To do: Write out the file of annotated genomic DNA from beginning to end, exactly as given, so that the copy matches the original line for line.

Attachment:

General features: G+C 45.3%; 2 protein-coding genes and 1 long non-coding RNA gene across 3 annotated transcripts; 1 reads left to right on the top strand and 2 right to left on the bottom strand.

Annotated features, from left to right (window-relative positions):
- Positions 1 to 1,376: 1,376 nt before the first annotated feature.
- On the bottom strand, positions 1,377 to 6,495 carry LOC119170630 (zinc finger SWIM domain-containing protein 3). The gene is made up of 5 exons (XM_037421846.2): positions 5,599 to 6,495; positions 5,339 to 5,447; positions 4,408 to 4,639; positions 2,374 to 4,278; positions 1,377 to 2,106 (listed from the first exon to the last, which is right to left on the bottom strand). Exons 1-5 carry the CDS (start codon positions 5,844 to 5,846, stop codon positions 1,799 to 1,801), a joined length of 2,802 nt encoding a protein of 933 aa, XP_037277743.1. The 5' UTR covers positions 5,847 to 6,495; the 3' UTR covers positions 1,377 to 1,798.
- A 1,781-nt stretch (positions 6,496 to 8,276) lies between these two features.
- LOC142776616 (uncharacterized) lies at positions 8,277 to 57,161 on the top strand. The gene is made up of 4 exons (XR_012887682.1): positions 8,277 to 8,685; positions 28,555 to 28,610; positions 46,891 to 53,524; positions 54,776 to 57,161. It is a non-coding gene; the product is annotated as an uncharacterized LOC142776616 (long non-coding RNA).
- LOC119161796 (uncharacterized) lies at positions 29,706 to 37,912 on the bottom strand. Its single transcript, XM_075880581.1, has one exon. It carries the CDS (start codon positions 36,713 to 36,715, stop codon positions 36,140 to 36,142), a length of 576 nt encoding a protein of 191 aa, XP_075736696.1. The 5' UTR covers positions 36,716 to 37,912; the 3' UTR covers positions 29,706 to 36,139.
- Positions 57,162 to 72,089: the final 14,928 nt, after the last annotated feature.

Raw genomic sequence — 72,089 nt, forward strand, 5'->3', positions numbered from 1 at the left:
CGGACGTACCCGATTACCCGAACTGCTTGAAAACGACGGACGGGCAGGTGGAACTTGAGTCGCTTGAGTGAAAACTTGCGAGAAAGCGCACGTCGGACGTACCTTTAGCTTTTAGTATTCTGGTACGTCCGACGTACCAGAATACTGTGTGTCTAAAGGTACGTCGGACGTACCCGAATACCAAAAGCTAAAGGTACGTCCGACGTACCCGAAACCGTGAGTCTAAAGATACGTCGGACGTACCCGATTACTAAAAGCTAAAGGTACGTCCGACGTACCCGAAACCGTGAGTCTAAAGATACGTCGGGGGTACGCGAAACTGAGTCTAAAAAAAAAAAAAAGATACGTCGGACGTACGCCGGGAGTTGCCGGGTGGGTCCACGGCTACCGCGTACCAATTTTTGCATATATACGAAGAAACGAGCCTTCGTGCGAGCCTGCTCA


General features: G+C 45.3%; 2 protein-coding genes and 1 long non-coding RNA gene across 3 annotated transcripts; 1 reads left to right on the top strand and 2 right to left on the bottom strand.

Annotated features, from left to right (window-relative positions):
- Positions 1 to 1,376: 1,376 nt before the first annotated feature.
- On the bottom strand, positions 1,377 to 6,495 carry LOC119170630 (zinc finger SWIM domain-containing protein 3). The gene is made up of 5 exons (XM_037421846.2): positions 5,599 to 6,495; positions 5,339 to 5,447; positions 4,408 to 4,639; positions 2,374 to 4,278; positions 1,377 to 2,106 (listed from the first exon to the last, which is right to left on the bottom strand). Exons 1-5 carry the CDS (start codon positions 5,844 to 5,846, stop codon positions 1,799 to 1,801), a joined length of 2,802 nt encoding a protein of 933 aa, XP_037277743.1. The 5' UTR covers positions 5,847 to 6,495; the 3' UTR covers positions 1,377 to 1,798.
- A 1,781-nt stretch (positions 6,496 to 8,276) lies between these two features.
- LOC142776616 (uncharacterized) lies at positions 8,277 to 57,161 on the top strand. The gene is made up of 4 exons (XR_012887682.1): positions 8,277 to 8,685; positions 28,555 to 28,610; positions 46,891 to 53,524; positions 54,776 to 57,161. It is a non-coding gene; the product is annotated as an uncharacterized LOC142776616 (long non-coding RNA).
- LOC119161796 (uncharacterized) lies at positions 29,706 to 37,912 on the bottom strand. Its single transcript, XM_075880581.1, has one exon. It carries the CDS (start codon positions 36,713 to 36,715, stop codon positions 36,140 to 36,142), a length of 576 nt encoding a protein of 191 aa, XP_075736696.1. The 5' UTR covers positions 36,716 to 37,912; the 3' UTR covers positions 29,706 to 36,139.
- Positions 57,162 to 72,089: the final 14,928 nt, after the last annotated feature.

Raw genomic sequence — 72,089 nt, forward strand, 5'->3', positions numbered from 1 at the left:
CGGACGTACCCGATTACCCGAACTGCTTGAAAACGACGGACGGGCAGGTGGAACTTGAGTCGCTTGAGTGAAAACTTGCGAGAAAGCGCACGTCGGACGTACCTTTAGCTTTTAGTATTCTGGTACGTCCGACGTACCAGAATACTGTGTGTCTAAAGGTACGTCGGACGTACCCGAATACCAAAAGCTAAAGGTACGTCCGACGTACCCGAAACCGTGAGTCTAAAGATACGTCGGACGTACCCGATTACTAAAAGCTAAAGGTACGTCCGACGTACCCGAAACCGTGAGTCTAAAGATACGTCGGGGGTACGCGAAACTGAGTCTAAAAAAAAAAAAAAGATACGTCGGACGTACGCCGGGAGTTGCCGGGTGGGTCCACGGCTACCGCGTACCAATTTTTGCATATATACGAAGAAACGAGCCTTCGTGCGAGCCTGCTCA